|Title||Context-dependent concordance between physiological divergence and phenotypic selection in sister taxa with contrasting phenology and mating systems|
|Publication Type||Journal Article|
|Year of Publication||In Press|
|Authors||Mazer, Susan J., David J. Hunter, Alisa A. Hove, and Leah S. Dudley|
|Journal||American Journal of Botany|
|Keywords||adaptation, Clarkia, climate change; herbarium; herbarium specimens; pheno‐climatic models; phenological index; phenology, divergence, gas exchange, mating system evolution, phenology, phenotypic selection, water use efficiency|
PREMISE: The study of phenotypic divergence of, and selection on, functional traits in closely
41 related taxa provides the opportunity to detect the role of natural selection in driving
42 diversification. When selection in field populations differs between taxa in a pattern that is
43 consistent with the phenotypic difference between them, this provides evidence that natural
44 selection reinforces the divergence. Few studies have sought evidence for such concordance for
45 physiological traits.
47 METHODS: Herbarium specimen records were used to detect phenological differences between
48 sister taxa independent of the effects on flowering time of long-term variation in the climate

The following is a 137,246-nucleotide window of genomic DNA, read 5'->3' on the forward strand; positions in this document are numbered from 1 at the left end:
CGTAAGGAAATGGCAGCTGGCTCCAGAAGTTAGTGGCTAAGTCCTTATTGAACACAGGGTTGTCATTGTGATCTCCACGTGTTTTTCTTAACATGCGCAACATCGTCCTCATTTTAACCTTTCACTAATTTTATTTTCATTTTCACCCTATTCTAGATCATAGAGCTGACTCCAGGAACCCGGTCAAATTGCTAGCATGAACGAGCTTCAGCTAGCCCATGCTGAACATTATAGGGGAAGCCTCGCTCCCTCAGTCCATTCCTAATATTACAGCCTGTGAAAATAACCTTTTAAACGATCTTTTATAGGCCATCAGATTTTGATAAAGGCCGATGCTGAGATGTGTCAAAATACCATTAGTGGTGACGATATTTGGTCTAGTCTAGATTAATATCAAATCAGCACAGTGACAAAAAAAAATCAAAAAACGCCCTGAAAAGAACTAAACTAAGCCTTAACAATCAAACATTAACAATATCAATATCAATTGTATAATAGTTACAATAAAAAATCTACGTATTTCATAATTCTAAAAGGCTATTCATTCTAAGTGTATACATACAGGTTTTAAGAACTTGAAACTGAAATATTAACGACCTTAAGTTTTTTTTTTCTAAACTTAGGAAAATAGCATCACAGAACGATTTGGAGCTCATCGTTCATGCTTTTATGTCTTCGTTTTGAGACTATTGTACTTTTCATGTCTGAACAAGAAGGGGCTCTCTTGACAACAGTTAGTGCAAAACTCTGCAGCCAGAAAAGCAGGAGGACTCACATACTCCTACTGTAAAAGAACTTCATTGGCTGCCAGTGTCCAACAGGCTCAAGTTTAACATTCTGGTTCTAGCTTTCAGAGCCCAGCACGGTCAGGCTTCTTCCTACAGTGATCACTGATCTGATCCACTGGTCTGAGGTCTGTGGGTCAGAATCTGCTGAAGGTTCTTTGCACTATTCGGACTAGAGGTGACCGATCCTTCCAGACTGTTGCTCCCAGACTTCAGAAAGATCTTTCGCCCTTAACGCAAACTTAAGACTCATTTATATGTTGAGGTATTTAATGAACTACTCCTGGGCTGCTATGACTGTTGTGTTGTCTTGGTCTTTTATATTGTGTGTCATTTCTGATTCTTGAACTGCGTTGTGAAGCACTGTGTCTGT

49 across collection sites. In the field, physiological divergence in photosynthetic rate, transpiration
50 rate, and instantaneous water use efficiency were recorded during vegetative growth and
51 flowering in 13 field populations of two taxon pairs of Clarkia, each comprised of a self52
pollinating and a outcrossing taxon.
54 RESULTS: Historically, each selfing taxon flowered earlier than its outcrossing sister taxon,
55 independent of the effects of local long-term climatic conditions. Sister taxa differed in all focal
56 traits, but the degree and (in one case) the direction of divergence depended on life stage. In
57 general, self-pollinating taxa exhibited higher gas exchange rates, consistent with their earlier
58 maturation. In 6 of 18 comparisons, patterns of selection were concordant with the phenotypic
59 divergence (or lack thereof) between sister taxa.
61 CONCLUSIONS: Patterns of selection on physiological traits measured in heterogeneous
62 conditions do not reliably reflect divergence between sister taxa, underscoring the need for
63 replicated studies of the direction of selection within and among taxa.
65 Keywords: adaptation, Clarkia, divergence, gas exchange, mating system evolution, phenology,
66 phenotypic selection, water use efficiency, climate.